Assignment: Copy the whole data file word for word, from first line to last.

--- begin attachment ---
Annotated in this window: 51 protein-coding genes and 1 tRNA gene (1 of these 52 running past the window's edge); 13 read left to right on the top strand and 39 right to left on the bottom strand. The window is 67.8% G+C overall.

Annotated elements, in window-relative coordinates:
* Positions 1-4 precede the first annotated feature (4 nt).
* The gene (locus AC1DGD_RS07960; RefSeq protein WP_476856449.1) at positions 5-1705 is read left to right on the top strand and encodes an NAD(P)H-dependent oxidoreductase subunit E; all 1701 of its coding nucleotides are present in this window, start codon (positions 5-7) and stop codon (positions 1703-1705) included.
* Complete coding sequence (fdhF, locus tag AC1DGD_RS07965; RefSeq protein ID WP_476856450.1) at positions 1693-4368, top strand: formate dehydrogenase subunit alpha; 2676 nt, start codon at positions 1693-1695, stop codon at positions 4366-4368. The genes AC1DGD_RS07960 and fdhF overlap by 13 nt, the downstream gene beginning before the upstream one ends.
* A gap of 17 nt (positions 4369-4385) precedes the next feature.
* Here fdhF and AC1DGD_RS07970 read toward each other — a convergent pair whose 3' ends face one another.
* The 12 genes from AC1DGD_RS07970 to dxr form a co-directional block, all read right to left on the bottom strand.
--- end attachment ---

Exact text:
Annotated in this window: 51 protein-coding genes and 1 tRNA gene (1 of these 52 running past the window's edge); 13 read left to right on the top strand and 39 right to left on the bottom strand. The window is 67.8% G+C overall.

Annotated elements, in window-relative coordinates:
* Positions 1-4 precede the first annotated feature (4 nt).
* The gene (locus AC1DGD_RS07960; RefSeq protein WP_476856449.1) at positions 5-1705 is read left to right on the top strand and encodes an NAD(P)H-dependent oxidoreductase subunit E; all 1701 of its coding nucleotides are present in this window, start codon (positions 5-7) and stop codon (positions 1703-1705) included.
* Complete coding sequence (fdhF, locus tag AC1DGD_RS07965; RefSeq protein ID WP_476856450.1) at positions 1693-4368, top strand: formate dehydrogenase subunit alpha; 2676 nt, start codon at positions 1693-1695, stop codon at positions 4366-4368. The genes AC1DGD_RS07960 and fdhF overlap by 13 nt, the downstream gene beginning before the upstream one ends.
* A gap of 17 nt (positions 4369-4385) precedes the next feature.
* Here fdhF and AC1DGD_RS07970 read toward each other — a convergent pair whose 3' ends face one another.
* The 12 genes from AC1DGD_RS07970 to dxr form a co-directional block, all read right to left on the bottom strand.